Battle In Space: The Armada Attacks


Reviewed by: Jennie Kermode

Battle in Space: The Armada Attacks
"The framing narrative is handsomely presented and delivered with impressive confidence, but is unlikely to appeal much beyond its target audience."

It used to be the case that good special effects were out of the reach of most independent filmmakers, so the creators of small scale science fiction films would concentrate on the story and getting strong performances out of their actors. today that has changed and the ability to realise fantastic worlds from the comfort of one's own home has led many to focus intensely on that, at the expense of story and acting.

Battle In Space, to be fair, has a decent story structure. It's heavy on the world building and clearly intended as the first of a series, but it also stands alone pretty well, itself a collection of short tales linked by a common theme. We are in the far future. Humanity has spread out across the galaxy and prospered, but without anticipating the threat from a parallel universe in which civilisation has developed using magic instead of science. Aliens from that universe have now crossed over into ours and are seeking to destroy everything that our civilisation has built. True to form, our only hope lies in a small band of rebels who are coming together in an armada to try and take down the enemy. This film follows the stories of some of its ships.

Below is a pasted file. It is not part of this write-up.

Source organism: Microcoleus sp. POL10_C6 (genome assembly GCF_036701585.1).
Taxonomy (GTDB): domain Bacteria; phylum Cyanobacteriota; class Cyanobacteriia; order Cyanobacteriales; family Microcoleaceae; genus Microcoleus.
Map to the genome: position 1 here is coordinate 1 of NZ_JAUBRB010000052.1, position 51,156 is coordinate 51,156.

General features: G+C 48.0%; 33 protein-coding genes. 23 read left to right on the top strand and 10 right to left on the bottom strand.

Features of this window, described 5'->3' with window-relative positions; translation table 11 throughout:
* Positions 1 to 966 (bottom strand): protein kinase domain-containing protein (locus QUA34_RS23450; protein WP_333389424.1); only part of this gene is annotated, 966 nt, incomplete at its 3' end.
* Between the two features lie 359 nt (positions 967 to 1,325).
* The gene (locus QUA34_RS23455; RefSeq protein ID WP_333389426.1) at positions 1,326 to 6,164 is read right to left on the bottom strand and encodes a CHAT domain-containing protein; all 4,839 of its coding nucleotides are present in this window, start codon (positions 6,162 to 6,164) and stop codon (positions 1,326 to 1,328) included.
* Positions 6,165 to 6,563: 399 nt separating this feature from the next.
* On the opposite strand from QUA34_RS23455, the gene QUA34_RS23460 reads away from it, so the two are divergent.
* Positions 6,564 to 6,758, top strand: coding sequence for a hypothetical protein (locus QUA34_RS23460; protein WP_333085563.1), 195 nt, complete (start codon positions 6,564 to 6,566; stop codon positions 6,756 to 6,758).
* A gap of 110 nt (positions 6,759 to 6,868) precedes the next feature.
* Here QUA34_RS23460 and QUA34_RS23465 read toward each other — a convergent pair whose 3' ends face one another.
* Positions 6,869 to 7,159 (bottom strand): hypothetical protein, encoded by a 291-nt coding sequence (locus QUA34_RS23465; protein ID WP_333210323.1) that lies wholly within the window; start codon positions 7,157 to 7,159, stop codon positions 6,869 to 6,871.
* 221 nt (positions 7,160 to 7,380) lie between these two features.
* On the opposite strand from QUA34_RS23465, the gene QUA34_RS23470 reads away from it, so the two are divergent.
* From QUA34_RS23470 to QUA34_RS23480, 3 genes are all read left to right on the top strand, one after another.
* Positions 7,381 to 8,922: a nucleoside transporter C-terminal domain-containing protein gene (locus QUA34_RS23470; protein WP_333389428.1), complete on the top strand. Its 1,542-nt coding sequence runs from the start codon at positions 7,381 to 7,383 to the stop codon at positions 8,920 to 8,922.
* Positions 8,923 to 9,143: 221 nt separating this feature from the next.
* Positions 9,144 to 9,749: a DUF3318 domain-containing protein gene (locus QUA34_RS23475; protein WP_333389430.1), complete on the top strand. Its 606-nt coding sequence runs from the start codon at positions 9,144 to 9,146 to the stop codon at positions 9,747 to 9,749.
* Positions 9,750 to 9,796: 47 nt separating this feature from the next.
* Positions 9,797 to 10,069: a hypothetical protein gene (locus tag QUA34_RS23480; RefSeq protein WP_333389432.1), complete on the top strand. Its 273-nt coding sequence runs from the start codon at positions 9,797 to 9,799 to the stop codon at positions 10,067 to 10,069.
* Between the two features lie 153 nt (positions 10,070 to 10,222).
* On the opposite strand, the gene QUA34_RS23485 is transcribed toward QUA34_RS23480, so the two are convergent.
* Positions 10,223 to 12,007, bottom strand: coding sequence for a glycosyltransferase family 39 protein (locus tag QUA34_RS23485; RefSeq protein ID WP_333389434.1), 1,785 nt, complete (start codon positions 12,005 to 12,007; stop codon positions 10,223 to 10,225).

Copy picture

It's a nice idea, and a framework which would seem to offer infinite sequel potential. Although this film has the flaws you'd expect given the inexperience of the team behind it, none of those damage its future potential, and one hopes that its creators will learn from them. Some of the short films within it are, of course, much stronger than others, whilst the framing narrative is handsomely presented and delivered with impressive confidence, but is unlikely to appeal much beyond its target audience. To put it simply, if the notion of space wizards is simply too silly for you to entertain, you shouldn't even try - though that is a shame in many ways, because few of the stories really depend on it.

The biggest real problem that the film has is the acting. In some of the shorts it's quite adequate, if a bit lacking in energy. In others, however, it's painful to watch. Creating cocky characters is always tricky - they're too easily adored by their creators, who struggle to see how, with just a slight misjudgement, they can be a pointless annoyance to everyone else. Whilst they certainly have a place in space opera, a combination of twee scripting and clumsy playing makes them a detriment here. By contrast, the female characters, free of the weight of tradition (since they have thankfully been allowed to keep their clothes on), work much better.

If you are a fan of science fiction cinema with an appetite for new universes to explore, you may well enjoy this film. Go in with modest expectations and you'll be pleasantly surprised. It's clear that a lot of love and effort have gone into it. Whilst it's not destined to become a classic, it's an ambitious first effort which could well pave the way for better things.

Reviewed on: 10 Jan 2021
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Battle In Space: The Armada Attacks packshot
In 2420, after aliens and powerful space wizards enslave human villages, a group of rebels organise a counter attack against their alien overlords by piloting fully loaded spaceships.

Director: Andrew Jaksch, Lukas Kendall, Toby Rawal, Scott Robson, Sanjay F Sharma, Luis Tinoco

Writer: Josh Guttman, Andrew Jaksch, Lukas Kendall, Sanjay F Sharma, Luis Tinoco

Starring: Declan Churchill Carter, Tom Farrah, Jess Gabor, Trip Hope, Mia Lardner

Year: 2021

Runtime: 90 minutes

Country: US


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